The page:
38 min

A Young Man in Lower Merion I Am Kobe

    • Basketball

Kobe Bryant wasn’t quite flashing The Mamba Mentality yet. He was 13 years old and he was jumping into the middle of the school year at Bala Cynwyd Middle School. Then after a few more months, boom, he was heading to Lower Merion, a public high school in the suburbs just outside Philadelphia, a school where about 10 percent of the students were Black.

Pre-order Mike Sielski's related book: “The Rise: Kobe Bryant and the Pursuit of Immortality" (1/11/22): TheRiseOfKobeBook.com

Join the conversation about “I Am Kobe” on social media: on Twitter and Instagram: @diversionpods

Our theme music is “Create Yourself” by Grover Braam feat. Justin Starling: Listen to Create Yourself on Spotify

Joe Bryant got a job at Akiba Hebrew Academy, a Jewish day school on the Main Line. You might have heard of Akiba, or at least some of its alumni. Jake Tapper, from CNN, went there, and so did the best-selling author and media personality Mitch Albom.

Joe Bryant was the girls basketball coach there, but it wasn’t like Akiba’s players were all ticketed to play for UConn or Baylor someday. These girls were just learning the game, trying to master its fundamentals, and Joe was happy to teach them that and a few other things. He’d have the players practice dribbling behind their backs and between their legs, stuff that to him was just fun. That’s kind of what the job was to Joe: just fun. He’d even bring Kobe to practice from time to time, and it was there where both Joe and Kobe Bryant met Jeremy Treatman, the man who would become their friend and confidant, for the first time.

It’s a rare thing to have a genuine epiphany, to be able to pinpoint the instant when you know you’ve uncovered something or come across someone who will be famous or special in some way. There’s a story about a man named Jon Landau, who was a music critic and became an influential record producer. In 1974, Landau went to a concert for an up-and-coming band at the Harvard Square Theater in Massachusetts, Afterward, he wrote this, "I saw my rock and roll past flash before my eyes. I saw something else: I saw rock and roll's future, and its name is Bruce Springsteen." Well, Jeremy Treatman had just had his Bruce Springsteen moment. He saw the future of basketball, and its name was Kobe Bryant.

Cover photo © Eileen Blass – USA TODAY NETWORK

“I Am Kobe” is a production of Diversion Podcasts in association with iHeartRadio. This season is written and hosted by Mike Sielski. Produced by Jacob Bronstein and directed by Mark Francis. Story editing by Jacob Bronstein with editorial direction from Scott Waxman. Editing, mixing, and sound design by Mark Francis. Production Assistant: Stephen Tompkins. Music Supervisor: Scott Velasquez for Frisson Sync. Executive Producers: Mark Francis and Scott Waxman.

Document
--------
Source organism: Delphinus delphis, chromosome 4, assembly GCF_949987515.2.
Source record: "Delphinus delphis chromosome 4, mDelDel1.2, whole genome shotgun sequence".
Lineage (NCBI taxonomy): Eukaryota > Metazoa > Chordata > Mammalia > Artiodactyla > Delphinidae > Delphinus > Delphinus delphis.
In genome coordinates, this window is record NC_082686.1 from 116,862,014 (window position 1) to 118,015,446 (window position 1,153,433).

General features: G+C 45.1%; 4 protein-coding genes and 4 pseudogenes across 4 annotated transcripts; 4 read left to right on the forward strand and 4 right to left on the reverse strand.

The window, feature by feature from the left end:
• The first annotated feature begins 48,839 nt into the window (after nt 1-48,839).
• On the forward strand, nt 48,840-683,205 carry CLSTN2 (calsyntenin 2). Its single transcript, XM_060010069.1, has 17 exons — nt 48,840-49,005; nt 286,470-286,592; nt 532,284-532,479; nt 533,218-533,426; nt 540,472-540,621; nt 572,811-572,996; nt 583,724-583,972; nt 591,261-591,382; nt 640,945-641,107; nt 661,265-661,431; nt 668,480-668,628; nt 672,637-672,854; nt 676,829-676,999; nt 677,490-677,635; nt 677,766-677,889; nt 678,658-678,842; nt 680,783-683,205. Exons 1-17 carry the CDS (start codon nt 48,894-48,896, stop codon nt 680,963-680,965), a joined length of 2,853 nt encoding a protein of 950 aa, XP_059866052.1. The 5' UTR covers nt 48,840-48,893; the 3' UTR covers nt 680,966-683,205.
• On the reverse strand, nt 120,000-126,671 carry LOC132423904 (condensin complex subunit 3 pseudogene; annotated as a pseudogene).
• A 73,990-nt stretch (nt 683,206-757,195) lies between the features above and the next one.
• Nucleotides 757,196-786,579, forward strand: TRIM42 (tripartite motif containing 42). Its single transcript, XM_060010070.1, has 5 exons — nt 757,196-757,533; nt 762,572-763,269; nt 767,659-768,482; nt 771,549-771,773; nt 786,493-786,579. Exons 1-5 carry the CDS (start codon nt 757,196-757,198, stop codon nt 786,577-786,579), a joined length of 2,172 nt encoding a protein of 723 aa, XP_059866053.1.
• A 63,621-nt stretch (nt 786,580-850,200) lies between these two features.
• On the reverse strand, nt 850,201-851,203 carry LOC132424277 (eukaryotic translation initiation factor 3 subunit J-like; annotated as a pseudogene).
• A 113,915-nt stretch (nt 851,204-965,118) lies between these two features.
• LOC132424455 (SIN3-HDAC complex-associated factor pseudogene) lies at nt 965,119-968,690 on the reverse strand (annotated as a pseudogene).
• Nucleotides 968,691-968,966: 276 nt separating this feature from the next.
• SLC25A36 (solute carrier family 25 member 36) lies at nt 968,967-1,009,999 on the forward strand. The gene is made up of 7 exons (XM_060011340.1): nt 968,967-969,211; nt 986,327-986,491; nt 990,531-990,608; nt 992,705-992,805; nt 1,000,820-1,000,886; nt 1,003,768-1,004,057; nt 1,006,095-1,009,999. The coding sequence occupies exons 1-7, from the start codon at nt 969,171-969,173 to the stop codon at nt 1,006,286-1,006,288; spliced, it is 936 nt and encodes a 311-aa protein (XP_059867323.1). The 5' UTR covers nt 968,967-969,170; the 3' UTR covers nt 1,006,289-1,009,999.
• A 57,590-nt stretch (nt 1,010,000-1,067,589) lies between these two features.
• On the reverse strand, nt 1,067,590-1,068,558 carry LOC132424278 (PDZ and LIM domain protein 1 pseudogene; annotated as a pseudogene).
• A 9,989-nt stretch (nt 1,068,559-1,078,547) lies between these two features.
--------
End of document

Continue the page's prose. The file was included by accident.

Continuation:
Thanks to Oren Rosenbaum, Susan Canavan, and Jeremy Treatman.
Learn more about your ad-choices at https://www.iheartpodcastnetwork.com

Kobe Bryant wasn’t quite flashing The Mamba Mentality yet. He was 13 years old and he was jumping into the middle of the school year at Bala Cynwyd Middle School. Then after a few more months, boom, he was heading to Lower Merion, a public high school in the suburbs just outside Philadelphia, a school where about 10 percent of the students were Black.

Pre-order Mike Sielski's related book: “The Rise: Kobe Bryant and the Pursuit of Immortality" (1/11/22): TheRiseOfKobeBook.com

Join the conversation about “I Am Kobe” on social media: on Twitter and Instagram: @diversionpods

Our theme music is “Create Yourself” by Grover Braam feat. Justin Starling: Listen to Create Yourself on Spotify

Joe Bryant got a job at Akiba Hebrew Academy, a Jewish day school on the Main Line. You might have heard of Akiba, or at least some of its alumni. Jake Tapper, from CNN, went there, and so did the best-selling author and media personality Mitch Albom.

Joe Bryant was the girls basketball coach there, but it wasn’t like Akiba’s players were all ticketed to play for UConn or Baylor someday. These girls were just learning the game, trying to master its fundamentals, and Joe was happy to teach them that and a few other things. He’d have the players practice dribbling behind their backs and between their legs, stuff that to him was just fun. That’s kind of what the job was to Joe: just fun. He’d even bring Kobe to practice from time to time, and it was there where both Joe and Kobe Bryant met Jeremy Treatman, the man who would become their friend and confidant, for the first time.

It’s a rare thing to have a genuine epiphany, to be able to pinpoint the instant when you know you’ve uncovered something or come across someone who will be famous or special in some way. There’s a story about a man named Jon Landau, who was a music critic and became an influential record producer. In 1974, Landau went to a concert for an up-and-coming band at the Harvard Square Theater in Massachusetts, Afterward, he wrote this, "I saw my rock and roll past flash before my eyes. I saw something else: I saw rock and roll's future, and its name is Bruce Springsteen." Well, Jeremy Treatman had just had his Bruce Springsteen moment. He saw the future of basketball, and its name was Kobe Bryant.

Cover photo © Eileen Blass – USA TODAY NETWORK

“I Am Kobe” is a production of Diversion Podcasts in association with iHeartRadio. This season is written and hosted by Mike Sielski. Produced by Jacob Bronstein and directed by Mark Francis. Story editing by Jacob Bronstein with editorial direction from Scott Waxman. Editing, mixing, and sound design by Mark Francis. Production Assistant: Stephen Tompkins. Music Supervisor: Scott Velasquez for Frisson Sync. Executive Producers: Mark Francis and Scott Waxman. 

Thanks to Oren Rosenbaum, Susan Canavan, and Jeremy Treatman.
Learn more about your ad-choices at https://www.iheartpodcastnetwork.com

38 min